From the first time I saw the cute and simple single-celled creatures in the movie theater, I was deeply attracted. No matter what they do, they don't look forward to the future. The stupidity of their hearts made people smile, but also moved. The second episode of Little Soldiers (Minions: The Rise of Gru, Chinese translation of "Little Soldiers 2: The Rise of Gru") was just released in Indonesia a few days ago.
Although there are still some epidemic considerations, I couldn't help but go to the cinema to meet the little soldiers. In the movie, the little industry email list soldiers have their own "little soldier language". The chatter between them sounds lively, but they don't know what they mean, but they can roughly guess their meaning from their expressions and actions. Suddenly I hear a familiar Indonesian word "thank you" (Terima Kasih), which is also the thank you of the little soldier when he gets the gift in the movie situation.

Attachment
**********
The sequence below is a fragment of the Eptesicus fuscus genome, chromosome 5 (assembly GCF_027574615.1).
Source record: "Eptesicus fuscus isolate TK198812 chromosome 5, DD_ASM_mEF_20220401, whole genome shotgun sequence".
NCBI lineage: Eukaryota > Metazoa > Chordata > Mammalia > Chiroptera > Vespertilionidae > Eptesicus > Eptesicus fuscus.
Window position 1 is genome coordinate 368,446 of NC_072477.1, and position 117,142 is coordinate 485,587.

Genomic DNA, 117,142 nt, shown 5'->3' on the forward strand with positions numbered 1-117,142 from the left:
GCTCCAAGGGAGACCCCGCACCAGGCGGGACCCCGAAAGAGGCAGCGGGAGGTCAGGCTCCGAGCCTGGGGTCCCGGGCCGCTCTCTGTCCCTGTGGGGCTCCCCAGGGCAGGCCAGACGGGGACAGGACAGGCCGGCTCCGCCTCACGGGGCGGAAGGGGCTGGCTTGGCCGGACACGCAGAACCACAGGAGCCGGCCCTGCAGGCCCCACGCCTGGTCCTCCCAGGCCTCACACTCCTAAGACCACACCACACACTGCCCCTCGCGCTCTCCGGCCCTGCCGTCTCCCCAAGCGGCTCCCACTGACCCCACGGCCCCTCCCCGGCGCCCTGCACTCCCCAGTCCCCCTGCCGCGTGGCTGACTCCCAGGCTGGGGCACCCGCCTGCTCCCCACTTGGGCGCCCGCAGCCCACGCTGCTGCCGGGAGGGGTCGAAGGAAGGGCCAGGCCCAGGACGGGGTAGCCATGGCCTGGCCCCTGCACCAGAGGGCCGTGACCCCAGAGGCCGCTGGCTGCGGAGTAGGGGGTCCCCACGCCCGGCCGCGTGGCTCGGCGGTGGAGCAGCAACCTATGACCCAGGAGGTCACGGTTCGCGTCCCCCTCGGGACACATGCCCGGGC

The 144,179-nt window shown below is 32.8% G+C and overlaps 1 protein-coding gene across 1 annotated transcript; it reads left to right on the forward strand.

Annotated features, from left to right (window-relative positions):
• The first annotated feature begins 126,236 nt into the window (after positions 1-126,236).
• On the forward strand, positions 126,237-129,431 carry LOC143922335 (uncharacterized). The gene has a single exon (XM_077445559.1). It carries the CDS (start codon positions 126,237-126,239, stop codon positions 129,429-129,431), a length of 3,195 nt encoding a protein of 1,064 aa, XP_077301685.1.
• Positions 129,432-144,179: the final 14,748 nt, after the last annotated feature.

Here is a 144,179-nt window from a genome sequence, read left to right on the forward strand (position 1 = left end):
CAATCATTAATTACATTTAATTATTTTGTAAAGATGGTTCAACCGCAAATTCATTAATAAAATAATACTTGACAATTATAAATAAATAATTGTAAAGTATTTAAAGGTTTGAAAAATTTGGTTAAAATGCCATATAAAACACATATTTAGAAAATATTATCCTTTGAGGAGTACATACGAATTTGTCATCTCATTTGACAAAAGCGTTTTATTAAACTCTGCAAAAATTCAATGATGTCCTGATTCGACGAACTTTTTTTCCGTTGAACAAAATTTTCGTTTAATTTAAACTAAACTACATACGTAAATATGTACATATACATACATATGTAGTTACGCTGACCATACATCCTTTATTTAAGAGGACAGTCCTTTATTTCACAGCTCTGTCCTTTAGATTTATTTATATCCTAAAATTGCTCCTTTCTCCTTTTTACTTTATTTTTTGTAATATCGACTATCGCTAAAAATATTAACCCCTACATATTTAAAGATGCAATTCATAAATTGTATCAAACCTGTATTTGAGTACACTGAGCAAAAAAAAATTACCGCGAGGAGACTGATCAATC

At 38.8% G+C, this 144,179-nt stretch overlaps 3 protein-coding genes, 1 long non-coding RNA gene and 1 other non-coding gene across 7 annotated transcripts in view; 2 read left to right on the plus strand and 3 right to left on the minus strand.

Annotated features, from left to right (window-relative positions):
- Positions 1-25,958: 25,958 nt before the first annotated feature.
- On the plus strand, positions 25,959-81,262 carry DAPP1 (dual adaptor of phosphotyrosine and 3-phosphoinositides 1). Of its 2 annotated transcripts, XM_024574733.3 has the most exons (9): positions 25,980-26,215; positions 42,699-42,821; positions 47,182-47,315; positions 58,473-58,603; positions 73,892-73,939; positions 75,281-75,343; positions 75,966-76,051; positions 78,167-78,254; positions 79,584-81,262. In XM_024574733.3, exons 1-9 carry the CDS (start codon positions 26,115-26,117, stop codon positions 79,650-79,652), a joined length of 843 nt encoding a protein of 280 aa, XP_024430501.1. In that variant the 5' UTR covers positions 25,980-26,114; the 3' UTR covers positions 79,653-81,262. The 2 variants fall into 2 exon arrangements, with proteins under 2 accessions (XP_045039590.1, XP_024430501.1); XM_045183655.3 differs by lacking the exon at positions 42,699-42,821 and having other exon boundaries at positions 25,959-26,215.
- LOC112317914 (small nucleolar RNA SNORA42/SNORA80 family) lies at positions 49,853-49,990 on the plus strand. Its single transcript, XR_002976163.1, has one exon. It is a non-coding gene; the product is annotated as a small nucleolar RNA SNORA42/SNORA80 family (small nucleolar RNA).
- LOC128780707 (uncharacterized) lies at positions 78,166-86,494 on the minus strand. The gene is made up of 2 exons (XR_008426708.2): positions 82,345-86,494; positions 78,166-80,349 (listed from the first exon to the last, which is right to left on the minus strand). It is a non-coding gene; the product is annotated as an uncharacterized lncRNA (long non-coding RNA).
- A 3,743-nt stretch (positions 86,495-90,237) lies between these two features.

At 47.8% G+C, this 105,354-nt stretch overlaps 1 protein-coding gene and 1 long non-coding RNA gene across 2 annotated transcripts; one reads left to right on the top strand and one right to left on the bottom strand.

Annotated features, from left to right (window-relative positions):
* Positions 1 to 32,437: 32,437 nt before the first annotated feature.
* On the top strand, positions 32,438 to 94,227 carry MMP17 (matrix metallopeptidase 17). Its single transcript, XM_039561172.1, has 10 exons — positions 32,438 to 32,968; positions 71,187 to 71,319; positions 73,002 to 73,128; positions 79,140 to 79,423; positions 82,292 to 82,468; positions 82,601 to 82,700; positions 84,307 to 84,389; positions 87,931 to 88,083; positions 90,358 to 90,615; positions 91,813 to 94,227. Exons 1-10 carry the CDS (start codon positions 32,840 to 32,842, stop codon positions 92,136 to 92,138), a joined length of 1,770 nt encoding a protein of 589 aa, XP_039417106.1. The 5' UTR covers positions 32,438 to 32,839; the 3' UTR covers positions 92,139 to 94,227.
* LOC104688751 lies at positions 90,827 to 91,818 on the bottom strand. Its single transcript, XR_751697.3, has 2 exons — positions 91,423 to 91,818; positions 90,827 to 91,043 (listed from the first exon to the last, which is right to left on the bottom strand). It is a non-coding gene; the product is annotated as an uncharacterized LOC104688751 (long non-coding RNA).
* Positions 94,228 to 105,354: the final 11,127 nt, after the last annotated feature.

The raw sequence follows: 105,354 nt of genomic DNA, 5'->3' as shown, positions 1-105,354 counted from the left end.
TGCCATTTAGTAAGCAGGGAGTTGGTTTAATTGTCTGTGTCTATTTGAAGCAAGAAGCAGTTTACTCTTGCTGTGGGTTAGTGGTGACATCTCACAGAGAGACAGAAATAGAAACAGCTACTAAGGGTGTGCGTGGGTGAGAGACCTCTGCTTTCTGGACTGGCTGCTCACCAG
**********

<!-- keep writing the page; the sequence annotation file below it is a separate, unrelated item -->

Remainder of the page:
At first, I felt a little incredible. I originally suspected that I had an empathic effect on Indonesian, but after watching the whole movie, I found that several Indonesian languages were used one after another—the meanings of some words were completely in line with the meaning of the time. The plot and meaning, such as the above-mentioned "thank you", or the little soldier shouting to his co